The German travel industry can look back at a very good year. But the outlook is gloomy in view of high inflation, although vacations are still in great demand.
The German tourism industry does not yet dare to make a forecast for next year because of the energy crisis. "It is currently left to be seen how the Germans' propensity to consume will develop in the coming weeks against the backdrop of rising inflation," said President Norbert Fiebig of the German Travel Association (DRV).
It is left to be seen how high the freely available household income will be. However, recent surveys show that vacation trips are a high consumer priority and that people do not want to give up traveling in 2023 despite the current difficult environment with rising energy prices.
"This makes us optimistic that travel intentions will also be translated into actual vacation bookings."
In the second half of September, one in five bookings was already for the summer of 2023. Package tours with the assurance of flexible cancellation and rebooking options offered by tour operators - the so-called flex options - are popular, he said. "The trend toward short-term bookings from the summer continues now in the fall," Fiebig said.
The upcoming travel winter of 2022/2023 is likely to be significantly better than last year. Sales are already 74 percent higher than in the previous winter when Corona restrictions put a damper on business.
Nevertheless, the figures are far below the level of before the Corona pandemic. For example, booking sales for the entire winter as of the end of August 2022 are still 33 percent behind the 2018/2019 winter half-year. Turkey business, however, has increased by 16 percent compared to pre-crisis levels.
According to DRV, the summer season from May to October which ends in around two weeks will almost reach the sales level of the pre-Corona summer of 2019. Sales for organized travel in Germany were recently only five percent below the level of three years ago.
Apparently, many people treated themselves after the pandemic: Spending per person per night rose by an average of 15 percent. Trips to the Mediterranean were particularly popular in the summer, with Turkey (33 percent) and Greece (22 percent) recording the strongest jumps in sales.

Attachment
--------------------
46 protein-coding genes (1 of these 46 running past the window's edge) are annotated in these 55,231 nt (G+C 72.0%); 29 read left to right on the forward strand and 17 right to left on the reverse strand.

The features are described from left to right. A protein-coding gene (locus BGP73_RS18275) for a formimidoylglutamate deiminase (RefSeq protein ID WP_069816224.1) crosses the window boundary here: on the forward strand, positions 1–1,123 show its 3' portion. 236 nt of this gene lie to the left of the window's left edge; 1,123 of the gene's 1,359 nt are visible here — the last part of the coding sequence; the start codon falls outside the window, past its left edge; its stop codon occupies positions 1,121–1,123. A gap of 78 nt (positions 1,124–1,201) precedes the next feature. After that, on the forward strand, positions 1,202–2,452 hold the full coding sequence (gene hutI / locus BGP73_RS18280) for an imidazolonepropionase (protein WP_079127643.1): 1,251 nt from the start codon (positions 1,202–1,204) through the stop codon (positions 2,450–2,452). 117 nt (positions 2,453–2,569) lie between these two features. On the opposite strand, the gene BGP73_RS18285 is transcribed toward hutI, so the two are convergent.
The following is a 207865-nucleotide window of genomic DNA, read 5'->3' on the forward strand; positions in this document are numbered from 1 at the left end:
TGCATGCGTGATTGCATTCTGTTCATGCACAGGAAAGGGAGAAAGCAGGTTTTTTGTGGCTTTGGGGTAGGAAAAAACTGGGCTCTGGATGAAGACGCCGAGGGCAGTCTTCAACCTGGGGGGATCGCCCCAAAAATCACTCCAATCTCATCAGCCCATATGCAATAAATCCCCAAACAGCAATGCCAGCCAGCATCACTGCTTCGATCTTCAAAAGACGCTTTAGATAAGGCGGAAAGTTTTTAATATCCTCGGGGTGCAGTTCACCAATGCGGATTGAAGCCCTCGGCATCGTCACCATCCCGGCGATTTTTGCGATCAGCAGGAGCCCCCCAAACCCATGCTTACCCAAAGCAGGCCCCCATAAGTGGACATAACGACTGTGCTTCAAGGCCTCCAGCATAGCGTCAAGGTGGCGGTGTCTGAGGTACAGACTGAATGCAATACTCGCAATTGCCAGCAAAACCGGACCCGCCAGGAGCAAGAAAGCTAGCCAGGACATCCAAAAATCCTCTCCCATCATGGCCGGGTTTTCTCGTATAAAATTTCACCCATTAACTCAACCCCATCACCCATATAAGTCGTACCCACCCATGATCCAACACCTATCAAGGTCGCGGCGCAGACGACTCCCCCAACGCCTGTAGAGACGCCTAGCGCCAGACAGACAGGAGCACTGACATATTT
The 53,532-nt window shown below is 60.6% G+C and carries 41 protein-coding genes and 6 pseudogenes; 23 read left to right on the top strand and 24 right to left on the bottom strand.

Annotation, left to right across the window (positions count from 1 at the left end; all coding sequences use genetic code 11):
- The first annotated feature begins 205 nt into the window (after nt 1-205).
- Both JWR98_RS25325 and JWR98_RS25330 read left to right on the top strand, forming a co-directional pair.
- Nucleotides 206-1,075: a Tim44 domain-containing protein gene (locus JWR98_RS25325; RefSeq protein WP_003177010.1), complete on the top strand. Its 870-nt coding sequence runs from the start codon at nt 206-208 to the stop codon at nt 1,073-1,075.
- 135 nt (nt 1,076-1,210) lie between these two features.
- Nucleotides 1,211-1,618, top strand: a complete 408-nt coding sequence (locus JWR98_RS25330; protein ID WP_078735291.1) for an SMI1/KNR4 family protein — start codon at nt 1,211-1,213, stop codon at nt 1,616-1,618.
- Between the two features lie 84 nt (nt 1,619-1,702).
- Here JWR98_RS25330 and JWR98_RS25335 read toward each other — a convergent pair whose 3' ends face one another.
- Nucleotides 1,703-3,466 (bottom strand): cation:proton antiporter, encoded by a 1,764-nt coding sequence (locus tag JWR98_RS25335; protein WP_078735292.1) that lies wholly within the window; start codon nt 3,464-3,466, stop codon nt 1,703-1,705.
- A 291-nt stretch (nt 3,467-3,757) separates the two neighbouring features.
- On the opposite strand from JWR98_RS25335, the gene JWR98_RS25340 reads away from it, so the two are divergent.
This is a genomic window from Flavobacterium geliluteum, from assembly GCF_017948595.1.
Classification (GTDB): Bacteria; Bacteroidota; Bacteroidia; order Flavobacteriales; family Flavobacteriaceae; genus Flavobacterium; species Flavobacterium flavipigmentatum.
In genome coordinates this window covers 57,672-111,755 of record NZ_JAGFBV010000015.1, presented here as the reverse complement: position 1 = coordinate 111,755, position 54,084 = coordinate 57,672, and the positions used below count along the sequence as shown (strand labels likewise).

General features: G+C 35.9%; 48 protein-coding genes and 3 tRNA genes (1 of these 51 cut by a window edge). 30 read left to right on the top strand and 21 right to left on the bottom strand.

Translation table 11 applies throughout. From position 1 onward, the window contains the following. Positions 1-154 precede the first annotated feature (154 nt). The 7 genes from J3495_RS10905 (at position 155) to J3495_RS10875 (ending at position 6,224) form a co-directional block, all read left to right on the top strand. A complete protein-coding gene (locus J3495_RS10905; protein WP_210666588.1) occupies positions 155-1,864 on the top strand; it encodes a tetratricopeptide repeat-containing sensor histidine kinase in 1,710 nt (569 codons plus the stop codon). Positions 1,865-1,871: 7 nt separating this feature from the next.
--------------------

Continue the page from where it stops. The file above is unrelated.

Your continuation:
Despite the promising summer, the preliminary balance for the entire tourism year 2021/22 - i.e. November 2021 to October 2022 - "still does not turn out so pleasing", according to DRV. Because with bookings until the end of August, there is still a 14 percent drop in sales compared to the overall year 2018/19.
The reason for this, he said, was the poor winter of 2021/22 due to Corona restrictions, when revenues slumped by a good third. "The travel industry is on the road to recovery, but it is far from out of the woods," stressed DRV head Fiebig.
However, TUI reported an increase in booking for longer holidays over the winter. According to them, people want to combine work and travel (workation), are more willing to spend on vacation again, and the rising energy costs at home are also a reason for many to opt for longer vacations. For stays of more than three weeks, around 1,500 bookings for a special offer for the winter season were received within a few days, announced TUI.
Overall, bookings for long-term vacations and "workation" are likely to increase, estimates TUI Germany boss Stefan Baumert: "All in all, the segment could soon exceed the threshold of 100,000 - the potential is there in summer and winter. With the new home office options and flexible working time models, the trend has created a new clientele." Turkey, North Africa with Egypt and Tunisia as well as the Canary Islands such as Tenerife or Fuerteventura are particularly in demand.